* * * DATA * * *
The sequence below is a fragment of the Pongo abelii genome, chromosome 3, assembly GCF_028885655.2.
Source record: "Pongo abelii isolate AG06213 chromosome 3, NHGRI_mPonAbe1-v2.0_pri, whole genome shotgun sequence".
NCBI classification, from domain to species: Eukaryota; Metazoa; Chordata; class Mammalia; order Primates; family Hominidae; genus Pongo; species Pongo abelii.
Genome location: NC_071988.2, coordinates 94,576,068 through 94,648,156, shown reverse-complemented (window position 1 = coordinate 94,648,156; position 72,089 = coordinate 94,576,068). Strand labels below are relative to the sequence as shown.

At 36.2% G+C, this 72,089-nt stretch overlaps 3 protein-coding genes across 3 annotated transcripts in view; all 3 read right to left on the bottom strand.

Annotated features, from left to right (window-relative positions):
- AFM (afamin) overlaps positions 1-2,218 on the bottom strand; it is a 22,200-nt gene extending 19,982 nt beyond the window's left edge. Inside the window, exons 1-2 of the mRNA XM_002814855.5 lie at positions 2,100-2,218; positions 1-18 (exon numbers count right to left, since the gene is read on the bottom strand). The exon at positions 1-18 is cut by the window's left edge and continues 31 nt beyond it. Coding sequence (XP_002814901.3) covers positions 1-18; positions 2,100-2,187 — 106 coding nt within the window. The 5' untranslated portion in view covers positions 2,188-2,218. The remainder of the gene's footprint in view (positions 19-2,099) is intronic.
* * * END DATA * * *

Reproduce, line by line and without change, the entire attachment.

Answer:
The sequence below is a fragment of the Pongo abelii genome, chromosome 3, assembly GCF_028885655.2.
Source record: "Pongo abelii isolate AG06213 chromosome 3, NHGRI_mPonAbe1-v2.0_pri, whole genome shotgun sequence".
NCBI classification, from domain to species: Eukaryota; Metazoa; Chordata; class Mammalia; order Primates; family Hominidae; genus Pongo; species Pongo abelii.
Genome location: NC_071988.2, coordinates 94,576,068 through 94,648,156, shown reverse-complemented (window position 1 = coordinate 94,648,156; position 72,089 = coordinate 94,576,068). Strand labels below are relative to the sequence as shown.

At 36.2% G+C, this 72,089-nt stretch overlaps 3 protein-coding genes across 3 annotated transcripts in view; all 3 read right to left on the bottom strand.

Annotated features, from left to right (window-relative positions):
- AFM (afamin) overlaps positions 1-2,218 on the bottom strand; it is a 22,200-nt gene extending 19,982 nt beyond the window's left edge. Inside the window, exons 1-2 of the mRNA XM_002814855.5 lie at positions 2,100-2,218; positions 1-18 (exon numbers count right to left, since the gene is read on the bottom strand). The exon at positions 1-18 is cut by the window's left edge and continues 31 nt beyond it. Coding sequence (XP_002814901.3) covers positions 1-18; positions 2,100-2,187 — 106 coding nt within the window. The 5' untranslated portion in view covers positions 2,188-2,218. The remainder of the gene's footprint in view (positions 19-2,099) is intronic.